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Teacher Resources

A Good Enough Fit?

On this page you will find lesson objectives, standards, instructional notes and UDL opportunities.

Estimated Time:  60-75 minutes

Lesson Objectives:

  • Students will review linear regression and analyze how well the model fits the data. 
  • Students will be introduced to residuals and the correlation coefficient and use these tools to determine whether or not a linear model is the best fit for a data set.

Key Common Core State Standards:

S.ID.6 Represent data on two quantitative variables on a scatter plot and describe how the variables are related.

  1. Fit a function to the data; use functions fitted to data to solve problems in the context of the data.
  2. Informally assess the fit of a function by plotting and analyzing residuals.
  3. Fit a linear function for a scatter plot that suggests a linear association.

S.ID.7 Interpret the slope (rate of change) and intercept (constant term) of a linear model in the context of the data.

S.ID.8 Compute (using technology) and interpret the correlation coefficient of a linear fit.

Supporting Common Core State Standards:

F.IF.4 For a function that models a relationship between two quantities, interpret key features of graphs and tables in terms of the quantities, and sketch graphs showing key features given a verbal description of the relationship. 

F.LE.1 Distinguish between situations that can be modeled with linear functions and with exponential functions.

Standards for Mathematical Practices:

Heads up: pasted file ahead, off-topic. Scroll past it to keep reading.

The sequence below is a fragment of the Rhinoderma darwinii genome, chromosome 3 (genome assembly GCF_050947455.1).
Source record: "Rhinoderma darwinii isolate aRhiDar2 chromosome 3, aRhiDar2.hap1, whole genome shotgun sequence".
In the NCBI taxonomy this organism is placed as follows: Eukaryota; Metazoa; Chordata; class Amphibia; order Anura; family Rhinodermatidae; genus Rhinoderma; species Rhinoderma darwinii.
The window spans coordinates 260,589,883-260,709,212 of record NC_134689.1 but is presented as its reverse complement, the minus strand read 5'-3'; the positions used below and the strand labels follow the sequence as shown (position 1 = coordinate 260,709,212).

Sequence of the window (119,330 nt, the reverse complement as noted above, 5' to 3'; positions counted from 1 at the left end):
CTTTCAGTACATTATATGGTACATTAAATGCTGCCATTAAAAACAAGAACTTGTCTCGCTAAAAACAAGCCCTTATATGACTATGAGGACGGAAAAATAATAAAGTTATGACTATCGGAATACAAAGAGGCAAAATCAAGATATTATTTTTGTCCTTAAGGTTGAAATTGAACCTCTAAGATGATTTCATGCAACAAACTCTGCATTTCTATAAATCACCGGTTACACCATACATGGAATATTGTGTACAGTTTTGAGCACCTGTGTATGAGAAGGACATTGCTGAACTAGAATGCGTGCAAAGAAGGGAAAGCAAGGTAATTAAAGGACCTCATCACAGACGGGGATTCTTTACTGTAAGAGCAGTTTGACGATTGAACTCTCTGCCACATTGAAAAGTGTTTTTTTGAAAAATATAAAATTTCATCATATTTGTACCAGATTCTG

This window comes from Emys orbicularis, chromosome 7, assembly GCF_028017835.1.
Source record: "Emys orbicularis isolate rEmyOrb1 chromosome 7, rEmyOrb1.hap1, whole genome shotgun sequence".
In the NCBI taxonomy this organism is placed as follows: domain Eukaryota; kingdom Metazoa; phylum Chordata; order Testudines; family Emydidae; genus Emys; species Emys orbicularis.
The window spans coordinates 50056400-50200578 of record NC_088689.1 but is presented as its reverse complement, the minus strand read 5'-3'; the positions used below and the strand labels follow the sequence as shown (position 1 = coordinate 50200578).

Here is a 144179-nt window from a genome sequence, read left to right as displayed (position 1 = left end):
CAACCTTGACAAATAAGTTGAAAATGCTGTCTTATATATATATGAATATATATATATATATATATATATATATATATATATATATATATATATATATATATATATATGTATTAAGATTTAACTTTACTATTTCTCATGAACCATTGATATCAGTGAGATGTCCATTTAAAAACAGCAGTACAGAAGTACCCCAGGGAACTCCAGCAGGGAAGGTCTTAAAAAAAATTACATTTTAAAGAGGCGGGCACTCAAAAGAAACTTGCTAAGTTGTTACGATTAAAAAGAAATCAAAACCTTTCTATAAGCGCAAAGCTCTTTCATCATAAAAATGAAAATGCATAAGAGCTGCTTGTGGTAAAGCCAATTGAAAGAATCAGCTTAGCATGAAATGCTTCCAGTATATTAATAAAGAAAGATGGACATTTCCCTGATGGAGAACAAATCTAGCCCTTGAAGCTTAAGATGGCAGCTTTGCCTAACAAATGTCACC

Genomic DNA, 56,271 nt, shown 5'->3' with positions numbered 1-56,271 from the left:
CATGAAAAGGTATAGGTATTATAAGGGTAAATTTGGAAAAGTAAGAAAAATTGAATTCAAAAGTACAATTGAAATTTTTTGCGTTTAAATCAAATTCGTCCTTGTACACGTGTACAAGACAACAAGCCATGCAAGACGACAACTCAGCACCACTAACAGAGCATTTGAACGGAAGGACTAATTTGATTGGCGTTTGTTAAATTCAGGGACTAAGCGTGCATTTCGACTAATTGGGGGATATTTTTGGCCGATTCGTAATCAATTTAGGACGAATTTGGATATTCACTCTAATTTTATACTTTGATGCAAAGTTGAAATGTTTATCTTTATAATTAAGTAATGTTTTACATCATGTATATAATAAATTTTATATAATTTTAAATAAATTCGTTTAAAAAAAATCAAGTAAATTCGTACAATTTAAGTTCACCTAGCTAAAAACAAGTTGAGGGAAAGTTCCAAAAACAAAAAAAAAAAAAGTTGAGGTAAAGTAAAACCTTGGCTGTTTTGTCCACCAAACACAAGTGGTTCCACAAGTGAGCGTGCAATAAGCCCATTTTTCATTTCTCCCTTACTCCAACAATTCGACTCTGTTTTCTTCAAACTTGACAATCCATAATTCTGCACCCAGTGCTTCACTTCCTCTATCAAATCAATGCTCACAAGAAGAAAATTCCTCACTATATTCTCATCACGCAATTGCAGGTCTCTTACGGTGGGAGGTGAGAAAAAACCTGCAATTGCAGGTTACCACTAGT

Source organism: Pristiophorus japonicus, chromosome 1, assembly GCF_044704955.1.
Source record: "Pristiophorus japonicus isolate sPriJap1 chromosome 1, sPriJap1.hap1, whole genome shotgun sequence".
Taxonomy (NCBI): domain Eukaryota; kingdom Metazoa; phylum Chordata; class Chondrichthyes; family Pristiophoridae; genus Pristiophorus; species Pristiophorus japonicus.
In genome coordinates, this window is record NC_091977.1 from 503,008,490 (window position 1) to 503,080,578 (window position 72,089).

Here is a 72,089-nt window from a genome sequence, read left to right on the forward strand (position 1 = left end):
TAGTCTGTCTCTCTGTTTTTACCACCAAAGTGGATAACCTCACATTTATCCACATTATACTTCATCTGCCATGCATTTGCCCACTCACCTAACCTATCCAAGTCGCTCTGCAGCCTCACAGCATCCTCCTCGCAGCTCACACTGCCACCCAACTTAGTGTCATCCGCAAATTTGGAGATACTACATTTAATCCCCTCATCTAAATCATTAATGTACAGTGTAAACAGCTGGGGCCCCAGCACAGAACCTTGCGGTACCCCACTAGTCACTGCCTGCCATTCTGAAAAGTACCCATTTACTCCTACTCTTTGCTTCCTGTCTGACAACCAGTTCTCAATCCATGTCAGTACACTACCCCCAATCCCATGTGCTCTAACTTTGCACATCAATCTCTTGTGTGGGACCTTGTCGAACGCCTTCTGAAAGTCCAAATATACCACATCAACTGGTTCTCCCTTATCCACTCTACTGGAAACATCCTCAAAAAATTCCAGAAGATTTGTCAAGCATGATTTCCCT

MP.1 Make sense of problems and persevere in solving them.
MP.2 Reason abstractly and quantitatively.
MP.3 Construct viable arguments and critique the reasoning of others.
MP.4 Model with mathematics.
MP.5 Use appropriate tools strategically.
MP.6 Attend to precision.

Instructional Notes:

In this lesson, students will be provided with a link to a Shodor Applet opens in new window.  Students also have the option to use a graphing calculator to graph scatter plots, calculate the linear regression equation, display the residual plot, and calculate the correlation coefficient.

The first scenario allows students to analyze how well a linear model fits the given data.  For this scenario, no model truly fits the data well, but students would initially anticipate that of the functions they know, a linear model would be the best choice.  This scenario provides an entry point into analysis tools, such as correlation coefficient and residuals, to determine the strength of the model selected.  In this case, students will learn that the linear model is not strongly correlated to the data and does not give accurate predictions of future winning times. 

Students then apply their understanding of correlation coefficient and residuals to analyze the fit of another data set.  By the end of this lesson, students should begin to analyze each function type (linear, quadratic and exponential) to consider when each model may be appropriate.